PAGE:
When Ames Prather took his two sons to register for eighth grade at Denver’s Morey Middle School last summer, the boys were asked to fill out a form saying they would try their best on the TCAPs, state tests given every spring to third through 10th-graders.
Prather, a former teacher and now a technical writer, had his sons leave the forms blank and explained to school staff that they would not be taking the TCAPs.
His reasons were simple. Each year, around testing time, he noticed a change in his kids. They came home demoralized, with shoulders slumped and heads down.
“No joy in what they’re doing, no joy in education,” said Prather. And after the tests were over, it seemed that instruction mostly ceased for the remainder of the year.
This is the first time that Prather, who also has a 12th-grade daughter, will join hundreds of other Colorado parents in opting out of the tests. Advocates of opting out believe this could be a big year for the movement in Colorado, particularly in districts like Douglas County where there appears to be a groundswell of opposition to high-stakes testing.
And that opposition is not just among frustrated parents who believe testing narrows the curriculum, takes time away from instruction and is unfairly used to evaluate teachers and penalize schools.
Top administrators in Dougco, the state’s third-largest district, recently called the amount of testing “madness” and said students, at some level, are taking mandated tests almost every day of the year.
Superintendent Liz Fagen skewered the overuse of standardized tests on the district’s web site earlier this fall, saying they measure low-level skills and create a “focus on mediocrity.”
In Denver, outgoing school board member Andrea Merida attributed her decision not to run for reelection in part to her belief that “high-stakes standardized testing is destroying public education today.”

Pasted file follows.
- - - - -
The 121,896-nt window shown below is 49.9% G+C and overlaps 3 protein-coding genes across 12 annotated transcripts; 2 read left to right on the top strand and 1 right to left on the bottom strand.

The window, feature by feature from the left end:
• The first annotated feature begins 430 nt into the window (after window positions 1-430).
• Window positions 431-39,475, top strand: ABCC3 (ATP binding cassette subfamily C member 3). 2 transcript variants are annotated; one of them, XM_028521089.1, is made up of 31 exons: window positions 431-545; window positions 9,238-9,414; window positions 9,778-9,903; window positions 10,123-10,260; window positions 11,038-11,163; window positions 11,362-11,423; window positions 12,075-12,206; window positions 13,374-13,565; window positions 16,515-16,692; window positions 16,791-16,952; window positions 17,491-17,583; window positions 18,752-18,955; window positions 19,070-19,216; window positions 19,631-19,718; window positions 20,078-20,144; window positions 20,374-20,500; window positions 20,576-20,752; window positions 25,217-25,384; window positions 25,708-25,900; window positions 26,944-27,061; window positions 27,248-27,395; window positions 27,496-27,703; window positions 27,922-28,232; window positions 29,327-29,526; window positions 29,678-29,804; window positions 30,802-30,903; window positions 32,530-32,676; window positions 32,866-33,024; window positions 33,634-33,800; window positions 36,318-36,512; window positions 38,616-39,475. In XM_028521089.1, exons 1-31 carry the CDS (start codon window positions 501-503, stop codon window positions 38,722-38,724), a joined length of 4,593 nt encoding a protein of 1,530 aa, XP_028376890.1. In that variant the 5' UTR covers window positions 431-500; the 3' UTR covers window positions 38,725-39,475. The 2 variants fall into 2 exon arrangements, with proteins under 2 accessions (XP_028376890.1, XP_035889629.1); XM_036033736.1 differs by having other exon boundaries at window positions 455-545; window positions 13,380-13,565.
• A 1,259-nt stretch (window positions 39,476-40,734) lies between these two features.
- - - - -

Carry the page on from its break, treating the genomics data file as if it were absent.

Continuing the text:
Scott Murphy, superintendent of Littleton Public Schools, said he sees the need for some mandated assessments because they can provide valuable data to teachers. Still, in the last couple years he’s become increasingly concerned about the proliferation of testing, particularly in early elementary grades and even preschool.
“It’s time to throw a flag up and say there may be a foul here,” he said.
Not just TCAPs
While refusing the TCAP is probably the most widely executed opt-out in Colorado, some parents have started to resist the use of commercial assessments at school long before their children reach third grade. These can include reading assessments like DIBELS, DRA2 or PALS, all approved for use under the READ Act, a new state law meant to ensure students read proficiently by the end of third grade. Other commonly administered tests include MAP, aimsweb and Acuity.
The increased number of tests being administered under the READ Act and the new Common Core Standards may be adding fuel to the fire of the opt-out movement, but testing proponents believe that such assessments can help schools do their job better. In addition to providing important information to parents about how their children are doing, they say test results help teachers tailor instruction and provide a common tool to help evaluate school effectiveness.
But not everyone agrees. Stefanie Fuhr, a former elementary school teacher, has a first-grader at Saddle Ranch Elementary in Douglas County. She opted her daughter out of the aimsweb assessment last year and aimsweb and MAP this year. She also opted her four-year-old daughter, who attends a private preschool, out of an early childhood assessment called Teaching Strategies GOLD.
Fuhr, who has a Master’s Degree in Elementary Education Curriculum, said she saw the harm of standardized tests during her 20 years as a teacher. Although she attempted to sell one principal on authentic assessment, a method that relies on an array of student work samples to judge performance and progress, her efforts were brushed off.
“I knew…we were becoming obsessed with the numbers,” she said. “I know from the inside…this is not what’s best for children.”
Opt-out activist Peggy Robertson, who works as an instructional coach in a Denver area district, said assessments like MAP, DIBELS and Acuity don’t support real learning, take up lots of time and turn teachers into data managers. Teachers have so many corporate tests to administer, they no longer have time to use their own assessments, she said. Stripped of the ability to make assessment decisions, they have a hard time trusting their own judgment.
Syna Morgan, system performance officer with Douglas County schools, agreed that mandated tests are gradually squeezing out teacher-made assessments embedded in instruction, which she believes are the most valuable kind.